Last Sunday, Fermanagh faced Donegal in the Ulster GAA final at Clones. Most unionists have little interest in the GAA, mainly because of the political stance of the organisation. However, it plays an important role in nationalist communities, especially in rural areas, and is held in high regard by nationalists.
With the involvement of Fermanagh, it was inevitable that there would be pressure on DUP leader Arlene Foster, who is from the county, to attend the match.
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She decided to do so, in what has to be recognised as an act of generosity.
That decision has caused some disquiet among some party members and evangelicals, but that has been because of the fact that the game, like most GAA games, was played on the Lord's Day, rather than because of her attendance per se.
Unfortunately, her act of generosity has been hurled back in her face by the Ulster GAA secretary and chief executive, Brian McAvoy.
He was asked on Radio Ulster about the naming of GAA clubs, grounds and competitions after IRA and INLA members, and whether this was compatible with being anti-violence.
It was the perfect opportunity to say, at the very least, that the GAA would consider the more problematic aspects of the organisation, but instead he told radio listeners that clubs that had named themselves after republicans would see them as "one of their own".
"I can understand how unionists feel, but you have to look at the broader picture. (The GAA) was formed back in 1884 at a time when a number of other organisations, such as the Gaelic League, the Land League, which were nationalist organisations, were coming together as part of a wider campaign."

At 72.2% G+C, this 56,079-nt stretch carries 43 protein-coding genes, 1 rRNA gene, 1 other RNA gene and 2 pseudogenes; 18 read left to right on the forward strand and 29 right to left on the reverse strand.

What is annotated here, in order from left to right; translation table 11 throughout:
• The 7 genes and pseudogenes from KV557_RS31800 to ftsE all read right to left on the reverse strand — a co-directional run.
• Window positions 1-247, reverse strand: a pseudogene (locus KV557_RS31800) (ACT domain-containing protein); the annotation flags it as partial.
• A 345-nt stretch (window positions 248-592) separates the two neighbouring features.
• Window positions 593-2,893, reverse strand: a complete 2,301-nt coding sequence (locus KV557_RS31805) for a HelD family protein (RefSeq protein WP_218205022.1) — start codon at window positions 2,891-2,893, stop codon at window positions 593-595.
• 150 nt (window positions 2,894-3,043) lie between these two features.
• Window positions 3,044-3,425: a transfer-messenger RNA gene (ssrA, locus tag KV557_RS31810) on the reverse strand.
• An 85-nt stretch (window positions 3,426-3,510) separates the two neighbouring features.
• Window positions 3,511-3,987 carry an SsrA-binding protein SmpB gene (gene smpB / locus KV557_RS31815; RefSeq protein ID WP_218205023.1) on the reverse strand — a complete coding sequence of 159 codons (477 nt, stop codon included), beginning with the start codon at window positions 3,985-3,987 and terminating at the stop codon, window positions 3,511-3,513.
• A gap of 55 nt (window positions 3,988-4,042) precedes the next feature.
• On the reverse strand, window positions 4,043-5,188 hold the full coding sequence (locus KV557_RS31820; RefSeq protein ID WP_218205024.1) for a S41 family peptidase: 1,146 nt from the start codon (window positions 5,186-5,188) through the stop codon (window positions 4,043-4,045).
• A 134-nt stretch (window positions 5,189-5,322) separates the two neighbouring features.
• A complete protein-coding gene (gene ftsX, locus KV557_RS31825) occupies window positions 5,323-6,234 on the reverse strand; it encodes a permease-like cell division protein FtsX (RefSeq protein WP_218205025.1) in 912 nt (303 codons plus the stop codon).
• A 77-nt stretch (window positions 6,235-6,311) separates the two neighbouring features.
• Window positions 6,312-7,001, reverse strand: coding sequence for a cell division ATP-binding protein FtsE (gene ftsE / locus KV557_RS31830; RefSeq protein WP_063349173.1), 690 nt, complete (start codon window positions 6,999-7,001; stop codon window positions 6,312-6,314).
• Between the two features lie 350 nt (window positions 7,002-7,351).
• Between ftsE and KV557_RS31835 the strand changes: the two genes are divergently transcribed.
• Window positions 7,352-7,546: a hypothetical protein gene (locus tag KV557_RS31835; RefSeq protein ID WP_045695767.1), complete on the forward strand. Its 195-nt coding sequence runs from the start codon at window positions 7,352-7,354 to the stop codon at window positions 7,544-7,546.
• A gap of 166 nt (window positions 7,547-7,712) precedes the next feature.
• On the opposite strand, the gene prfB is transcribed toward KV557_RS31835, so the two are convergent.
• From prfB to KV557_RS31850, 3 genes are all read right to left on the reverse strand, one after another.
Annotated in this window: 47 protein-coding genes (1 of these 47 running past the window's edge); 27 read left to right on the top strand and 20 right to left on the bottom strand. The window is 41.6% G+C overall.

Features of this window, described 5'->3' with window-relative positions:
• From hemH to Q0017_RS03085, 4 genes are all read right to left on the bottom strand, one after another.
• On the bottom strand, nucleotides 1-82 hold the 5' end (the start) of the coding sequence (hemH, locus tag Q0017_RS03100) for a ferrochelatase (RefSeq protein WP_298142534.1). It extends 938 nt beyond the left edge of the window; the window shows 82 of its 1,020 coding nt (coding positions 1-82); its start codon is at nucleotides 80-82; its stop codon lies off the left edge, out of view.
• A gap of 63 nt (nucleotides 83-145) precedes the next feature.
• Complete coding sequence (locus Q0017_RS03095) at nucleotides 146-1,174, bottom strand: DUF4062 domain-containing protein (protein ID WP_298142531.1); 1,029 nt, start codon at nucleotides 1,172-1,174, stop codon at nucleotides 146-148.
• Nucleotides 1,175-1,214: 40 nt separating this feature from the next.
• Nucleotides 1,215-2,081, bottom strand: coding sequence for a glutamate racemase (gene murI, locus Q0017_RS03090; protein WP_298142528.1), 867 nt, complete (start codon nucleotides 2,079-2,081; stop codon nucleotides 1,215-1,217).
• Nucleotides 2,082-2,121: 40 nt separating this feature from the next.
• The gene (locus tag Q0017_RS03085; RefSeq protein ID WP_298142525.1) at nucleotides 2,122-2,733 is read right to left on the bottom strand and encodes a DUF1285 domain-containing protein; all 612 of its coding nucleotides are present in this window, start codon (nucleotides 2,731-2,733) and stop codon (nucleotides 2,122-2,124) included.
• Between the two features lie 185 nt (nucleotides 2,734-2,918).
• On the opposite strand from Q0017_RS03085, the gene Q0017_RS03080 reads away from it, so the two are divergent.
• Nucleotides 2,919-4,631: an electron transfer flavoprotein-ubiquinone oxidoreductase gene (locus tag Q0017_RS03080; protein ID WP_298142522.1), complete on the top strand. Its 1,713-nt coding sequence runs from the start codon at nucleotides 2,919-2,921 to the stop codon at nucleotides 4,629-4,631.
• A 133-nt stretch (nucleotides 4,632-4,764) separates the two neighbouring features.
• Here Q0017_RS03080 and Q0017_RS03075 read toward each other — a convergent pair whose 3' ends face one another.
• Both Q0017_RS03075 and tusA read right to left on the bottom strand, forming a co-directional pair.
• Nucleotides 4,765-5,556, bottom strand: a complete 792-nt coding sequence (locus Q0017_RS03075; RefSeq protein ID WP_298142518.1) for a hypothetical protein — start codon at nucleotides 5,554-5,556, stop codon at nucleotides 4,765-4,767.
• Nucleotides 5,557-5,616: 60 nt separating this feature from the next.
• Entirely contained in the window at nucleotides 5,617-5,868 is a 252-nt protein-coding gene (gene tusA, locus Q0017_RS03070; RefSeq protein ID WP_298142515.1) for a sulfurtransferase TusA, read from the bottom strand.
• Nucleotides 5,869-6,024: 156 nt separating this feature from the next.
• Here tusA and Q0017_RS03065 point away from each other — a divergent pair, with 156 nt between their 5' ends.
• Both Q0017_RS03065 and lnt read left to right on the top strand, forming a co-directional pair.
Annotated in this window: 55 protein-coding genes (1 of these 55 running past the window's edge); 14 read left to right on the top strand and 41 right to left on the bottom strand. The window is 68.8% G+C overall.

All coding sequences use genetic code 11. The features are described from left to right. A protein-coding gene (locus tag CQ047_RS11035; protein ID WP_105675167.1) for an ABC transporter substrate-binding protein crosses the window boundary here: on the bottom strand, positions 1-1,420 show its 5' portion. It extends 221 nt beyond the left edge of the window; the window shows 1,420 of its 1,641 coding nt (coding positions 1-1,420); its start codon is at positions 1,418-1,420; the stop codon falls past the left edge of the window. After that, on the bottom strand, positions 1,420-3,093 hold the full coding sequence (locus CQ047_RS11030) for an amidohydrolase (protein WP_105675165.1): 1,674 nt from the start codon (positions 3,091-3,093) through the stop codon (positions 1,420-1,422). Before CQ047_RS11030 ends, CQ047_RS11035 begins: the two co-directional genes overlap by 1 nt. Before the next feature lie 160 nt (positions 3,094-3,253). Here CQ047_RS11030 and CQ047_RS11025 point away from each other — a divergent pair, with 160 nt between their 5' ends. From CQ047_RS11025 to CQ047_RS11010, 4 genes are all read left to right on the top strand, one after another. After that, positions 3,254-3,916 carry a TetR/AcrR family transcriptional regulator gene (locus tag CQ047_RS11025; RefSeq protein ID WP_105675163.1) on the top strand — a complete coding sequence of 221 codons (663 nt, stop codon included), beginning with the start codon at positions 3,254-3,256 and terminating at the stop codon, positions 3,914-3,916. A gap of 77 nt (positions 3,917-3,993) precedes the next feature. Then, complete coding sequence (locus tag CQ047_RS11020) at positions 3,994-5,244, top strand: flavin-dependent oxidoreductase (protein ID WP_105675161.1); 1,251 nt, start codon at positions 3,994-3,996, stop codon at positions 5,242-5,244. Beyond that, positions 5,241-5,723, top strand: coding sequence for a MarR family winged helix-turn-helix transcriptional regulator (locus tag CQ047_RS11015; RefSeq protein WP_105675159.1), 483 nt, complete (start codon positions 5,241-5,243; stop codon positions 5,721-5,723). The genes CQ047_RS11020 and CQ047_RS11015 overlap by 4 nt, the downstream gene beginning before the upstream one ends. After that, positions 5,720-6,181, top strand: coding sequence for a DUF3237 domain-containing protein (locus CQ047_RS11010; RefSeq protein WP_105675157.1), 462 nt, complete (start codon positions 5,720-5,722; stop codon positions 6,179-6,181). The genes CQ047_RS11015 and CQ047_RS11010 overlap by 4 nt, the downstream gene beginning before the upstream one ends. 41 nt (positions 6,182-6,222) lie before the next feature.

That was a significant sentence, in that he acknowledged the Gaelic League, which is now spearheading the campaign for an Irish Language Act, as a "nationalist" organisation.
He also placed the GAA in that wider "nationalist" campaign and, indeed, the GAA constitution still contains an 1884 document that described the "Union Jack" as "England's bloody red".
Today, it remains a nationalist organisation, with a constitution that affirms its nationalism and practices which express that nationalism.
The GAA often attempts to downplay that reality, but it is the reality.
The flying of the Irish tricolour and the singing of the national anthem of the Irish Republic, as set out in the GAA constitution, are expressions of that political viewpoint.
Indeed, the GAA constitution, as approved on June 3, 2011, also states that: "GAA games are more than games - they have a national significance - and the promotion of native pastimes becomes a part of the full national ideal."
Its vision is the creation of a 32-county Gaelic Ireland and GAA games are an assertion of Irish nationhood. Paragraph 1.11 of the constitution states that the GAA is "non party-political", but that does not mean that it is non-political and, of course, its politics are nationalist.
A unionist cannot even join the GAA, because, according to paragraph 2.1, members of the GAA "must subscribe to and undertake to further the aims and objects of the GAA". To join the GAA, you must be a nationalist and you can't be a unionist.
Lest there be any doubt about it, the introduction to the GAA constitution states: "Since she has not control over all the national territory, Ireland's claim to nationhood is impaired." The very existence of Northern Ireland as part of the United Kingdom is described as an "impairment".
Many people will have been deeply disappointed by Brian McAvoy's answer to the question of naming clubs and grounds after IRA members.
Before taking up his GAA post in October 2016, he was a principal information officer in the Civil Service, in both the Office of the First Minister and Deputy First Minister and the Department of Culture, Arts and Leisure. That experience in the GAA, in the Civil Service and with the media makes his intervention on Monday morning all the more problematic. It was not the unguarded answer of an inexperienced and untrained official.
Here was an opportunity for the GAA to reciprocate an act of generosity and, instead, its Ulster secretary attempted to defend the utterly indefensible.